Hardwick St Margaret
St Margaret’s church is located in Hardwick, a Norfolk village. Its name is pronounced “Haddick”.
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Visiting Hardwick St Margaret
St Margaret’s in Hardwick belongs to the wonderful Hempnall Group of Parishes. Wonderful because it has been long the practice that all these churches are always open to visitors. And furthermore – important for the Round Tower Churches enthusiast – six of the eight churches have a round tower: Bedingham St Andrew, Fritton St Catherine, Hardwick St Margaret, Morningthorpe St John the Baptist, Topcroft St Margaret and Woodton All Saints, all of which can be found on this website. Only Hempnall St Margaret and Shelton St Mary have square towers. So you can spend a leisurely day in this group of parishes, visiting six Round Tower Churches, and still only have to drive about 20 miles.
St Margaret’s lies in the rural area to the east of the A140 main road to Norwich. It is insofar unusual that not much of the tower is left. The western half of it fell in a gale in 1770, bringing down its octagonal belfry. What is left of the east wall stands to just above the nave ridge, and slopes down to the west where the tower has been stabilised with brickwork. Because the flints in the wall are widely spaced it could date back to early times, and certainly the west nave quoins are made of flint and the north nave still has an 11th century doorway, with flint jambs and a rounded flint arch resting on stone imposts. The nave and chancel are in one, under a continuous red tiled roof. The nave windows are 14th century, and the chancel has a variety of cusped Y and Perpendicular. Its east wall was rebuilt in 1986. There is also a priest’s doorway.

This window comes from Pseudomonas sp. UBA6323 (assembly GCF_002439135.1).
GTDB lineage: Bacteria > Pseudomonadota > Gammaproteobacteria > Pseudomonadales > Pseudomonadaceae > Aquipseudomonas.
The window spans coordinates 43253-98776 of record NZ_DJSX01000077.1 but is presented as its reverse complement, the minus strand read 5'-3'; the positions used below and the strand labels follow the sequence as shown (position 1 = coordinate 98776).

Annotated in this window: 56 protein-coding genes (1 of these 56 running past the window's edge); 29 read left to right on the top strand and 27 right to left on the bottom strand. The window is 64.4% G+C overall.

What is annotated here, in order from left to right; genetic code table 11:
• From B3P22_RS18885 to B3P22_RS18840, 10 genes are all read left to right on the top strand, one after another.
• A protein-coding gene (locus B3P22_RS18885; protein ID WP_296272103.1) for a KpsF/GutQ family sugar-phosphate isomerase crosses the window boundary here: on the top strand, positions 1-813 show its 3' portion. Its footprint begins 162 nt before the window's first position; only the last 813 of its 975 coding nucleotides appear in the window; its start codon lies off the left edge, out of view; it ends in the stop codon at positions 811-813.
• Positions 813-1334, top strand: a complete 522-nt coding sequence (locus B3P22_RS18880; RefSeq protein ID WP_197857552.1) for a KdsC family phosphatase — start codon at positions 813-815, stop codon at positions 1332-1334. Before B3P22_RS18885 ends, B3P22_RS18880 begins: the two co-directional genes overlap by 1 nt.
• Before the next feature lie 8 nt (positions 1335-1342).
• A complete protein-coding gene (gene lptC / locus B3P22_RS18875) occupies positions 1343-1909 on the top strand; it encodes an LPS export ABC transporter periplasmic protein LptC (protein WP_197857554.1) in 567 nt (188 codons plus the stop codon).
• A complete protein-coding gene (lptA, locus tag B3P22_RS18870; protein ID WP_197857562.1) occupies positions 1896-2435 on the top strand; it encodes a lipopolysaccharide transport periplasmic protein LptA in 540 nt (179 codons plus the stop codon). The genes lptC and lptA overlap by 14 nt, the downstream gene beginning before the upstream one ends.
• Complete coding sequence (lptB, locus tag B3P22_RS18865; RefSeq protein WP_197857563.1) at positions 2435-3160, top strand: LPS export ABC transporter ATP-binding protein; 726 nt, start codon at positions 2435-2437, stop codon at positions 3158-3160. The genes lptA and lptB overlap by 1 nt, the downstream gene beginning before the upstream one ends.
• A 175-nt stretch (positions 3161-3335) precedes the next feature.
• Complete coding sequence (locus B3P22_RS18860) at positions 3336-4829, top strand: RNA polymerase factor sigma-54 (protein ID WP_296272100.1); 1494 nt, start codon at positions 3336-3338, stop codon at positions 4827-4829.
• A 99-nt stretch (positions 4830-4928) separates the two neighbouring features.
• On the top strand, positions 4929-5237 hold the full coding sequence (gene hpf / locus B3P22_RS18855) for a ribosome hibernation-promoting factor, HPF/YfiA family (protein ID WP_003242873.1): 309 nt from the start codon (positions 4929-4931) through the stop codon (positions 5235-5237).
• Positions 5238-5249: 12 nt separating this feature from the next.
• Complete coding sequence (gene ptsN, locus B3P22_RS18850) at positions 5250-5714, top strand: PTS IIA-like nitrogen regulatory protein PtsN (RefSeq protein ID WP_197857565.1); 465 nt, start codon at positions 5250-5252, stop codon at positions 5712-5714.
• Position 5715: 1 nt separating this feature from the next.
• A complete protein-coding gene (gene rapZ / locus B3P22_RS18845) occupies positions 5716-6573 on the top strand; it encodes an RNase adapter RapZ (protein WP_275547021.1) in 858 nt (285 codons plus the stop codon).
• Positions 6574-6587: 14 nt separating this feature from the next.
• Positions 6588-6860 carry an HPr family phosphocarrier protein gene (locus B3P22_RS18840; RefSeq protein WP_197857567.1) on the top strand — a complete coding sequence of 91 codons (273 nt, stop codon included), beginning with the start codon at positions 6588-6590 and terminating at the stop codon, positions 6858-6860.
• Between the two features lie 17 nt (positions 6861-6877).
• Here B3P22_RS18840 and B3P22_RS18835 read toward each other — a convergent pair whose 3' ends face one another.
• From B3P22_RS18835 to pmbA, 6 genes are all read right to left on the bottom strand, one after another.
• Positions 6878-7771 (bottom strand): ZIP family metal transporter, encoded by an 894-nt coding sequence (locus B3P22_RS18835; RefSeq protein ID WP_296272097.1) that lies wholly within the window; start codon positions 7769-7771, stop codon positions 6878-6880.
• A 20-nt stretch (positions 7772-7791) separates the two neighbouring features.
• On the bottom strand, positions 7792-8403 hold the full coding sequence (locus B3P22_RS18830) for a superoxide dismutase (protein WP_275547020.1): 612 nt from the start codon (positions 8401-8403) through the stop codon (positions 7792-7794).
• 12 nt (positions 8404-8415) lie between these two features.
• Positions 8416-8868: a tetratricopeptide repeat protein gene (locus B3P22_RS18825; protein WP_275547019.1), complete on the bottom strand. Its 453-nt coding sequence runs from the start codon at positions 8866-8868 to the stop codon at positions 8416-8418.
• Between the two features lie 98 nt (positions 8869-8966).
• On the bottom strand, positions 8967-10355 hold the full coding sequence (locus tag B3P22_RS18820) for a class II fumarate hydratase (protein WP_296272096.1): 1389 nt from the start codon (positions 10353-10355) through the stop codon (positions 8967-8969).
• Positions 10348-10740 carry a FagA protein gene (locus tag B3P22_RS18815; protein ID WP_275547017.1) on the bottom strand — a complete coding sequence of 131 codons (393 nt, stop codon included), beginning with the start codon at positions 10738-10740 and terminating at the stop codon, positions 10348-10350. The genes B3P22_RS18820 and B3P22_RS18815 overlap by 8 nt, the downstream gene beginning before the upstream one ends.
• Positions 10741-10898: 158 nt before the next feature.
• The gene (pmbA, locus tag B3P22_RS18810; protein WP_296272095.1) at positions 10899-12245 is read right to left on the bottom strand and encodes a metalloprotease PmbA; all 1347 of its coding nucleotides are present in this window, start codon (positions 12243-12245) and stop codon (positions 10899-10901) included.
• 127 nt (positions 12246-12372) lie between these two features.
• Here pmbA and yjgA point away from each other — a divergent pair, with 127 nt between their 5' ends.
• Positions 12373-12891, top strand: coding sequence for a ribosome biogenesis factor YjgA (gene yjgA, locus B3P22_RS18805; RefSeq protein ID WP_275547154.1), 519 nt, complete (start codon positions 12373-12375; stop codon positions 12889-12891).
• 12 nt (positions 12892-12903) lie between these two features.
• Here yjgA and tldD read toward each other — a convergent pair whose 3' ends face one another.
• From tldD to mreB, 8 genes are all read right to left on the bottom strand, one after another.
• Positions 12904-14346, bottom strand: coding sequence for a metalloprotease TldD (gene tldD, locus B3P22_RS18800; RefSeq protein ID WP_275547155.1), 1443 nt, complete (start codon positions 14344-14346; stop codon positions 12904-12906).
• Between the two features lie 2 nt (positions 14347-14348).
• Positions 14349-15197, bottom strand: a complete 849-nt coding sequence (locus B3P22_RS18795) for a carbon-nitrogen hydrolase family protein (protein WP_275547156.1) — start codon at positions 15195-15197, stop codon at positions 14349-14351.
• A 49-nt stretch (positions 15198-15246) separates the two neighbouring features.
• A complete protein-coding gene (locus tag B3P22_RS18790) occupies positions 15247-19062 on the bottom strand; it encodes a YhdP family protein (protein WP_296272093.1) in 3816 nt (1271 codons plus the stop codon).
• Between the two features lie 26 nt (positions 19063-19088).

The south porch contains much 16th century brick work, including attractive brick fames and mullions for its side windows. It protects a doorway which has 12th century billet stone work, re-used into a pointed arch.
The St Christopher wall painting here has been dated to 1390, and is now rather faded. In the south-west corner of the nave is a large 17th century panelled tester pew, (with a roof), moved here from the chancel and used as a vestry.
The font is 15th century with carved quatrefoils round the bowl and trefoil-headed panels on the stem. The Rood screen is also 15th century, with double-filigree cusping, and later painting including the names of the Churchwardens who restored it in 1661. Inset in the floor below the entrance arch is a brass shield, showing three pigs, and an inscription for George Bacon.
There are some fragments of early glass in the chancel windows, and an angle piscina (arches in two directions) with a carved stone head above. Two large tomb chests are against the north chancel wall, of which one has uncoloured heraldry on the front for Thomas Gleane †1660 and his wife Elizabeth Brewse. The other stands in the sanctuary and is for Sir Peter Gleane, dated 1683 but he died in 1695, and his wife Dame Penelope †1689. This has a lengthy inscription and lively coloured heraldry. The altar rails also date from the 17th century.